Saturday, 25 January 2014

XCOM: Enemy Unknown -One Guy's Review

XCOM: Enemy Unknown - Review


110 hours and counting. That is where XCOM: Enemy Unknown has taken me. Previously, that kind of time commitment was reserved for massive RPGs like Skyrim, or MMOs like Everquest back in the day (110 hours in Everquest would have probably been about 10% of the hours played...but that's another story). XCOM: EU is a game that keeps you coming back for more.

Interestingly, my first hour of game play did not impress. The opening cinematic sequence doesn't provide much in the way of context. You are thrown into the first mission without a lot of knowledge of the situation. The first mission (not the tutorial) feels like your hand is being held, and you don't feel in control of the situation. The tactical experience is satisfying right off the hop, despite limited options. Post battle, the HQ choices are very limited and the game is linear. I was nervous that this was going to be another paint by numbers game that didn't encourage planning, strategy, and design.

I was wrong. XCOM: EU is playing the long game. It makes its mark in the long term development of your soldiers and your HQ. In fact, the planning necessary (in particular on Classic and Impossible difficulty settings) is substantial to survive. It is easy make choices that result in long term problems. A careful balance of research, engineering, and satellite deployment are essential.

The tactical battles become a much more engrossing experienceonce your soldiers have acquired a few abilities. There's ample opportunity to use your various skills. It never feels like a skill is awarded just for the sake of an award. Almost all have varying degrees of usefulness in the combat field. The use of cover, teamwork, and knowing alien tendencies are constantly a consideration to successfully complete a mission. I did feel the payoff at the end of missions was lacking at timesAfter aparticularly intense mission, it felt at times like the game could have instilled a better sense of accomplishment.

Like other reviews have consistently noted, if there is one thing that keeps you connected to XCOM: EU, it is your characters. Being able to name your soldiers is such a simple thing, yet the effect is remarkable. Name them after friends, family, co-workers, sports figures, or anything you can dream up. Ironically, the character customization options beyond naming your characters are very limited (even with the Soldier Elite DLC which gives you armour colour and type options). You cannot determine you soldiers country of origin, gender, or class. In terms of appearance, you can modify faces, skin tone, and hair but for some reason they still end up looking pretty much the same except for small cosmetic differences. Despite this, you develop a strong connection to your soldiers. You watch them advance in their class and abilities with pride. When one is inevitably killed, you feel a sense of loss. XCOM: EU wisely plays to this with a memorial wall.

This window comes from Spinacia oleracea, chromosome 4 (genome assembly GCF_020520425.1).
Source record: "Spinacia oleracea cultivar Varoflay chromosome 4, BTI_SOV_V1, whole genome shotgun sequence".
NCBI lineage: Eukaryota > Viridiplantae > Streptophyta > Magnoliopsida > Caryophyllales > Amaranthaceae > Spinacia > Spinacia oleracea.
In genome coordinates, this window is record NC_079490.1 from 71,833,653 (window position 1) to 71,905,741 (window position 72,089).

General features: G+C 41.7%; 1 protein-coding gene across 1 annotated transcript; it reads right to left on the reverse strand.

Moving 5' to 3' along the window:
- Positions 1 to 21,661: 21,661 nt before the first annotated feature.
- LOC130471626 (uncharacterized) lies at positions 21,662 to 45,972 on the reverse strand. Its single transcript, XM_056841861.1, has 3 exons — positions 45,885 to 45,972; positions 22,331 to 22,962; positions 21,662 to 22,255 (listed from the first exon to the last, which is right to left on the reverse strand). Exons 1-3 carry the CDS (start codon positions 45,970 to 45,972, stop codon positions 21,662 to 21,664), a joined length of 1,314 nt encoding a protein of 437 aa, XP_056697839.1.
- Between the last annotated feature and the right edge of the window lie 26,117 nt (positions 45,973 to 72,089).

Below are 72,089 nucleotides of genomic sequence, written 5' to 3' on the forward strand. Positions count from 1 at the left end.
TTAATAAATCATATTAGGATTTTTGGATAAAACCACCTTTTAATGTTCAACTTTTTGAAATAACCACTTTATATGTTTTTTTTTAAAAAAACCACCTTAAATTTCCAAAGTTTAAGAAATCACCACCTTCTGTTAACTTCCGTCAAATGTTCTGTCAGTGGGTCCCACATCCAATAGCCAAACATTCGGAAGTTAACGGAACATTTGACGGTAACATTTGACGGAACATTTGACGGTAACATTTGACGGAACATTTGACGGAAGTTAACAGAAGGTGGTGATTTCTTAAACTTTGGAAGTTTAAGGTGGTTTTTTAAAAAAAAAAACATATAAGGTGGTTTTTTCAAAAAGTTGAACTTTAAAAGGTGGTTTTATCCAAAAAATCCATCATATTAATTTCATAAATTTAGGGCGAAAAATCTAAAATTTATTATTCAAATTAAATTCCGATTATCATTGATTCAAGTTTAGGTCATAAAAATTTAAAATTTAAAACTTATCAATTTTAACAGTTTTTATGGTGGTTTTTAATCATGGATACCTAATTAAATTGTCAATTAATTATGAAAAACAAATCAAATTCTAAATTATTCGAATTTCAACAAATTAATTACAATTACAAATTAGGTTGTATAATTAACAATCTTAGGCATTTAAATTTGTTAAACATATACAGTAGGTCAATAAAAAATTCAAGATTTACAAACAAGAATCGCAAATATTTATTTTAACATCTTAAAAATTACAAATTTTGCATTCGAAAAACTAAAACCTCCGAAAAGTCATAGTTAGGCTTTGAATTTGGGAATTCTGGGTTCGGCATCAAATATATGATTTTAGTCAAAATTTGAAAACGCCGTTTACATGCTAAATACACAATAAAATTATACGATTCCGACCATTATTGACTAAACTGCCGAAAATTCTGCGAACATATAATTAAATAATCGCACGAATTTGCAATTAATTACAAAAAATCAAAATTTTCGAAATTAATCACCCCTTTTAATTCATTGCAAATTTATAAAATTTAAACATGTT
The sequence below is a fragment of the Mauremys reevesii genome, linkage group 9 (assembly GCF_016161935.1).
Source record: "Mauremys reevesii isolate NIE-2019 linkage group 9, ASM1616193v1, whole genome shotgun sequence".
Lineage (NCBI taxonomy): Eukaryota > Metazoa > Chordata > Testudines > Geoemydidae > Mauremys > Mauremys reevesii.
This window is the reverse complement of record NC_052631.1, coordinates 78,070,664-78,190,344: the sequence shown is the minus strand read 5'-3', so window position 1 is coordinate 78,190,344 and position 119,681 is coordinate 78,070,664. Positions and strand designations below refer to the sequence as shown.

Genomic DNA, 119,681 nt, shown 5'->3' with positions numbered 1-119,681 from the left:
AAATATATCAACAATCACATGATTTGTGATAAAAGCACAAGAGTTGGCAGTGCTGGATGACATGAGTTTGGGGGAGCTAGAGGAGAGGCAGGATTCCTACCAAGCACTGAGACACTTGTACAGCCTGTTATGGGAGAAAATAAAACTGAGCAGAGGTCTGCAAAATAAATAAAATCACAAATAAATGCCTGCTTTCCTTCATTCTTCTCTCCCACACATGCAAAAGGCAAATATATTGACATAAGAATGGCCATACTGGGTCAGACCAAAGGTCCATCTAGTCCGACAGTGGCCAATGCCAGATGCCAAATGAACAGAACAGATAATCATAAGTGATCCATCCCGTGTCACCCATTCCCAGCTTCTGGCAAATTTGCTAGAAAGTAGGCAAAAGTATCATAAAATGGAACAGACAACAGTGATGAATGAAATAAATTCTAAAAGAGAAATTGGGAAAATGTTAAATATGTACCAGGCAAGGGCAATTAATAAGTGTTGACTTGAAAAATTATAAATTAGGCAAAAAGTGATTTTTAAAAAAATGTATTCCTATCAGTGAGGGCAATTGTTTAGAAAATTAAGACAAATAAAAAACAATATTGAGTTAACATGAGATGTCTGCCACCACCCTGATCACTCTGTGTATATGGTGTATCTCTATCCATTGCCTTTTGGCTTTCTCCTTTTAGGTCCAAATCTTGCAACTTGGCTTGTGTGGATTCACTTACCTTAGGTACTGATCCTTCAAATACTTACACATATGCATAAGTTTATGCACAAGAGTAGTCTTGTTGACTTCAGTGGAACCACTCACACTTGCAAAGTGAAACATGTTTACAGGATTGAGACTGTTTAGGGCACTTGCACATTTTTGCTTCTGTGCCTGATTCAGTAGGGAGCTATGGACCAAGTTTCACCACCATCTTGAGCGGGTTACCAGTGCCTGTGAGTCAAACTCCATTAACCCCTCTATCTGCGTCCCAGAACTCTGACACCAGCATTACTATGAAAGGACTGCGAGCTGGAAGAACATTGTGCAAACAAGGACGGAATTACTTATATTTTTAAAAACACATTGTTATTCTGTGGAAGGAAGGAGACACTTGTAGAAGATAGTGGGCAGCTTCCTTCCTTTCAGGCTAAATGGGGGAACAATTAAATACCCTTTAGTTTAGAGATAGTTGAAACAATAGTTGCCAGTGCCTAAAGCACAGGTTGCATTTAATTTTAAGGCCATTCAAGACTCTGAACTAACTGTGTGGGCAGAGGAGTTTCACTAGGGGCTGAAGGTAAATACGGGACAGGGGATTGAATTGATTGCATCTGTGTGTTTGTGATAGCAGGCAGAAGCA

The production values in XCOM: EU are very high. The narrative and exposition are delivered in a very well designed way. The story brings you along at a good pace, and felt like a logical timeline. I loved the philosophical and ethical questions that the narrative engendered. The winning ending was highly satisfying (although the losing cinematic is also a must see).

XCOM: EU is a game that begs to be played a few times through. The enhanced "Second Wave" options on second play though are an excellent incentive. The daunting challenge of Ironman mode is equally tempting, however ultimately a difficult sell when the games primary strength is your bond with your characters. More than once I got into the second month on Ironman mode only to have a total wipe on a mission and be too distraught to continue. Did I quit and walk away? Nope, I decided I just needed to name my characters differently (because that will make a difference, right?), build my HQ in a new way, and make better tactical choices next time. And that, is how you get to 110 hours played.

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